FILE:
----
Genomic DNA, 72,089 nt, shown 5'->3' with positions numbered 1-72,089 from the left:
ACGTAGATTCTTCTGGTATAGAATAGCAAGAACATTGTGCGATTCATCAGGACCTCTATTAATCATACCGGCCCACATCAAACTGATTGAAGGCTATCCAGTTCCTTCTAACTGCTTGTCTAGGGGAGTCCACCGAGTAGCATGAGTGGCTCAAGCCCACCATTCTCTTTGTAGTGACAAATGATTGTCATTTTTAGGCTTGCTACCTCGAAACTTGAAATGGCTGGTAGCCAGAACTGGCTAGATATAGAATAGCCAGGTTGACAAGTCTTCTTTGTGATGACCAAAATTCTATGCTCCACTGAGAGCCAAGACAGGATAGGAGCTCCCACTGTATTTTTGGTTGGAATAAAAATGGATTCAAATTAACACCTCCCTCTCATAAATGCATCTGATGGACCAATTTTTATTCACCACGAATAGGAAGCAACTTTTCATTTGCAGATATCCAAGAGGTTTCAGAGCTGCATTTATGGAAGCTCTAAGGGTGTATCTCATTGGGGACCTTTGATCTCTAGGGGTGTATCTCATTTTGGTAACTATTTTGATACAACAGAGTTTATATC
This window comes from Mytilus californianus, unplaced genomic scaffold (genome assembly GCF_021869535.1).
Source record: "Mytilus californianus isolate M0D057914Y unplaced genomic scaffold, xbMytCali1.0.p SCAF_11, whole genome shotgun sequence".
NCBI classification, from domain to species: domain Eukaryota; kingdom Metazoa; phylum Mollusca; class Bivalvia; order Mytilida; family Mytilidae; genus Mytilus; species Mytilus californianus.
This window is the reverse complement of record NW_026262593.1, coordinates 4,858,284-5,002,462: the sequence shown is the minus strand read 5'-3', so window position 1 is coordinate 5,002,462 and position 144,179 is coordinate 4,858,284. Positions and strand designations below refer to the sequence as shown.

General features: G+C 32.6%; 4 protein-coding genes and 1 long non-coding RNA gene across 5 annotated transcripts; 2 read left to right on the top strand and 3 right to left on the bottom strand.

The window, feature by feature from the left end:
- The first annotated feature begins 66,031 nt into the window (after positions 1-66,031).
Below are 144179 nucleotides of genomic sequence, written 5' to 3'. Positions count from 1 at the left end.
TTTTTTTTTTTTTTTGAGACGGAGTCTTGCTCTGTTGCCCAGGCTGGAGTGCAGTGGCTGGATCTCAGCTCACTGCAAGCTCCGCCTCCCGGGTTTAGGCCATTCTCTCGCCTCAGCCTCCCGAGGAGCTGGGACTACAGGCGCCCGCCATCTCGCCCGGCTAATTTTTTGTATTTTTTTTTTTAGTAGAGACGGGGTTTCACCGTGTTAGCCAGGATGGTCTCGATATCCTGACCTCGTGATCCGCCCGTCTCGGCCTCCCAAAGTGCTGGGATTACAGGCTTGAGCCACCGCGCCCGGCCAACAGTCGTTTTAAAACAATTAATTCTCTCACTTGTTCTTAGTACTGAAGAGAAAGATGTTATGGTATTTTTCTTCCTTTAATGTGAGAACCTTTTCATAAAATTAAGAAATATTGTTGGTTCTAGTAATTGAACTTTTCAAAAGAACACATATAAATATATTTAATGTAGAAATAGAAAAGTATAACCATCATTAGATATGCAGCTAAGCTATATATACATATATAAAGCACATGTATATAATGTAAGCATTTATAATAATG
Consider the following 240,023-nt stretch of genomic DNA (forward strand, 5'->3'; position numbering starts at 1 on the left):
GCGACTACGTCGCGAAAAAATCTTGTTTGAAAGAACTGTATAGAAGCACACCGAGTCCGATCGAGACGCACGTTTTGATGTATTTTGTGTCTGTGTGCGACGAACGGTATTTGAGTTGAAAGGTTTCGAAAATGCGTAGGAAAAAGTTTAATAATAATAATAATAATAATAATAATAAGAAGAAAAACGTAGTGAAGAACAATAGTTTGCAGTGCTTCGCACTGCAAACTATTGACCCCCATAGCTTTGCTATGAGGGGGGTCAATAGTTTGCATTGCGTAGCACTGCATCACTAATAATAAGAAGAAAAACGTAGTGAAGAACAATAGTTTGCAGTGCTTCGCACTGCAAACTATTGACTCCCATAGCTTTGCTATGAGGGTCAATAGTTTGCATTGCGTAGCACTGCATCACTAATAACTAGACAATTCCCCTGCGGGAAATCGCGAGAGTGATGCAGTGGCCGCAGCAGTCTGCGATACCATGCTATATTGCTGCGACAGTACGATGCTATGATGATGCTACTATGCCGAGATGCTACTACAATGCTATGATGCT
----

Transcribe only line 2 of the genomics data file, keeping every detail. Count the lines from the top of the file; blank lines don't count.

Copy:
ACGTAGATTCTTCTGGTATAGAATAGCAAGAACATTGTGCGATTCATCAGGACCTCTATTAATCATACCGGCCCACATCAAACTGATTGAAGGCTATCCAGTTCCTTCTAACTGCTTGTCTAGGGGAGTCCACCGAGTAGCATGAGTGGCTCAAGCCCACCATTCTCTTTGTAGTGACAAATGATTGTCATTTTTAGGCTTGCTACCTCGAAACTTGAAATGGCTGGTAGCCAGAACTGGCTAGATATAGAATAGCCAGGTTGACAAGTCTTCTTTGTGATGACCAAAATTCTATGCTCCACTGAGAGCCAAGACAGGATAGGAGCTCCCACTGTATTTTTGGTTGGAATAAAAATGGATTCAAATTAACACCTCCCTCTCATAAATGCATCTGATGGACCAATTTTTATTCACCACGAATAGGAAGCAACTTTTCATTTGCAGATATCCAAGAGGTTTCAGAGCTGCATTTATGGAAGCTCTAAGGGTGTATCTCATTGGGGACCTTTGATCTCTAGGGGTGTATCTCATTTTGGTAACTATTTTGATACAACAGAGTTTATATC